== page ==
John O'Connor
John O’Connor

I can empathize with those who shy away from politics. It can be a dreadful, messy and sometimes filthy business. So I understand.

But if you happen to be running a senior living organization, ignoring politics is a luxury you can ill afford. For, like it or not, politicians have held — and will continue to hold — a disproportionate amount of control over your professional well-being.

Remember who approved COVID-19 loans and related support for businesses and workers? Congress. Who determines Medicaid amounts and other forms of government assistance? Those same politicians.

Who passes new laws that restrict or enhance your ability to function in the marketplace? Ditto.

And by all indications, we are in for one of the most crazy, sleazy and perhaps monumental election seasons of all time.

Both chambers of Congress are in play.

And then there’s the White House. Beyond policy considerations, the age of the leading candidates — Joe Biden and Donald Trump — demands attention. Barring unforeseen developments, it’s a fairly safe bet one of them will be sworn in again as president next January.

The first thing that strikes you about both men is how old they are. Joe Biden, 81, was the oldest-ever elected president. And he clearly has aged during this term. These days, he seems to shuffle more than walk. Far more troubling is that he clearly struggles to recall some fairly basic facts, as a special counsel’s report examining the mishandling of classified documents makes clear.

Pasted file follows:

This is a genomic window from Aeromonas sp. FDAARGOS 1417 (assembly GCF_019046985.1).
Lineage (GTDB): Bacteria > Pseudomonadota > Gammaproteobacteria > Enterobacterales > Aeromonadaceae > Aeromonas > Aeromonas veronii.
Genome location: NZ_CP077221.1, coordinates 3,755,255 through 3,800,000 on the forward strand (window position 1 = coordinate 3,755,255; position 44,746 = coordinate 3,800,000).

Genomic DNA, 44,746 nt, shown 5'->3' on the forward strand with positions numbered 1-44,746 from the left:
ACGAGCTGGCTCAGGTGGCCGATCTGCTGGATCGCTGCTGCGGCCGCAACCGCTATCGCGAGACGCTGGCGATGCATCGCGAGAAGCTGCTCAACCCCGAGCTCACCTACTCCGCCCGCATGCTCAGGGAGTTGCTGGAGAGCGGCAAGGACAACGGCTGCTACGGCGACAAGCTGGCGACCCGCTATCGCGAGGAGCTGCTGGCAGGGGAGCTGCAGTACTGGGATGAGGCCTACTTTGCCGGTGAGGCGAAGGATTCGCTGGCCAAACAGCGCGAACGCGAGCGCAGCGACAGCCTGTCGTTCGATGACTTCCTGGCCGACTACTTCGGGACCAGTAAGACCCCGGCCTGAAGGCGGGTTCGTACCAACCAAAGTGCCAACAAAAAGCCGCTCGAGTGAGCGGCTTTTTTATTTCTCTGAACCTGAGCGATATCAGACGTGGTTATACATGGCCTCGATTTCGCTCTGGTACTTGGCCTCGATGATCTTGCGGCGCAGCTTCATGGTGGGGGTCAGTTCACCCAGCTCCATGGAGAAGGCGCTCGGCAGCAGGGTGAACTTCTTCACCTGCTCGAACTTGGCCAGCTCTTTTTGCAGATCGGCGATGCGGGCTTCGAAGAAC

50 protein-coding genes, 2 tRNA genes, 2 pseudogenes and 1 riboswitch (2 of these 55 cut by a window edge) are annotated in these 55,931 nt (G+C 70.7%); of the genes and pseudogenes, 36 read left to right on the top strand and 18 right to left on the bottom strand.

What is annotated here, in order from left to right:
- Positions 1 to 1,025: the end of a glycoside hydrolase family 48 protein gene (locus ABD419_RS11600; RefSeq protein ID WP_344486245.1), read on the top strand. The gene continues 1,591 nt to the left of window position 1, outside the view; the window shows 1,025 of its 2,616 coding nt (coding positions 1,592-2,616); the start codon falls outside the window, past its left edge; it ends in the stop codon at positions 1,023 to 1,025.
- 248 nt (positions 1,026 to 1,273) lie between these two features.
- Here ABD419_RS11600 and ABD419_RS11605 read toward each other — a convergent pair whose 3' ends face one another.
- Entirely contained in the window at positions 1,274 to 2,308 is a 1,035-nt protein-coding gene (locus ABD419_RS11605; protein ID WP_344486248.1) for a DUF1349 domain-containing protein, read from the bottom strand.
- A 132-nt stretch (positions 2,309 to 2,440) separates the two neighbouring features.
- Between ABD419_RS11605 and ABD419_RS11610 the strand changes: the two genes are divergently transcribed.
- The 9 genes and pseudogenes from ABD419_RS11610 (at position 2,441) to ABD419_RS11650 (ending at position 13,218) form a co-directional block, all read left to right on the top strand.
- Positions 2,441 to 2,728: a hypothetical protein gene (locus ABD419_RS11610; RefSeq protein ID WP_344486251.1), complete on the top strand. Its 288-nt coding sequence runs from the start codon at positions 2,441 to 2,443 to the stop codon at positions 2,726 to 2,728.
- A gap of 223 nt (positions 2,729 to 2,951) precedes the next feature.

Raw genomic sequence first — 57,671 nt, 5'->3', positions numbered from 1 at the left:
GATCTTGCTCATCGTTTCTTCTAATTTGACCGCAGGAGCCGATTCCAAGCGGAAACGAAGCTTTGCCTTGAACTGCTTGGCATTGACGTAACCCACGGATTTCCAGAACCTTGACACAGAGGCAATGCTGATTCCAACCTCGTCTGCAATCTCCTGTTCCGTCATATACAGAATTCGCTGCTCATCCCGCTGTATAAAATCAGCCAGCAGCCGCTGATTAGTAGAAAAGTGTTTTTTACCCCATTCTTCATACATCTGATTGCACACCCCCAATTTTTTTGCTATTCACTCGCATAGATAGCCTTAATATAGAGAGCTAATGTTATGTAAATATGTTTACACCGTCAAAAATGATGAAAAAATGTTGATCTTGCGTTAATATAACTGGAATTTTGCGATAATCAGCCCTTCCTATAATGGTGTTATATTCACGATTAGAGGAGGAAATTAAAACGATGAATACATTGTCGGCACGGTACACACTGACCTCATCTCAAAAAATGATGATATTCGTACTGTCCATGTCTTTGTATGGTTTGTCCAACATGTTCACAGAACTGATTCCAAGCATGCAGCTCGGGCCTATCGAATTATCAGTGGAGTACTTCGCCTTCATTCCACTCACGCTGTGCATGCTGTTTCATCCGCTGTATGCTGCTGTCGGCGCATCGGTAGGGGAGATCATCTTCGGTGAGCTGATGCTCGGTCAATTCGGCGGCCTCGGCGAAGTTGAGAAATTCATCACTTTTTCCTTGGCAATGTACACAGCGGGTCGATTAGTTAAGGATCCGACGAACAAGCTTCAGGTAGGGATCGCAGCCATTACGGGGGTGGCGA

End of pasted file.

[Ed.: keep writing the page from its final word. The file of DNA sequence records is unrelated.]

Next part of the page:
Nor is Donald Trump a spring chicken. He will be 78 when the election takes place. That’s older than Ronald Reagan was when he finished his second term. And it’s fairly well known that the Gipper was showing clear signs of dementia while still in office.

Both Trump and Biden have been struggling lately when it comes to remembering names, faces and other facts. Trump recently confused Nicky Haley for Nancy Pelosi. Biden twice seemed to indicate that dead European leaders — François Mitterrand and Helmut Kohl — are still on the job.

Some may counter that those slip-ups don’t really talk to either man’s judgment, particularly in a time of crisis. The fact that both are showing memory lapses with increased regularity, however, is more than a little troubling.

To be fair, it should be noted that both men are in remarkably good health for their age. Still, the reality remains that they are advancing in years. And most senior living operators know all too well how quickly older people can deteriorate, be it mentally or physically.

By any measure, giving the world’s most demanding job to a person near or in his 80s is a dicey proposition. Regardless of who secures a second term, I’m hoping the winner successfully navigates the opportunities and challenges that come along.

Still, like millions of others, I will probably spend a considerable amount of time during the next four years wondering whether the president of the United States actually is capable of doing the job.

John O’Connor is editorial director for McKnight’s Senior Living and its sister media brands, McKnight’s Long-Term Care News, which focuses on skilled nursing, and McKnight’s Home Care. Read more of his columns here.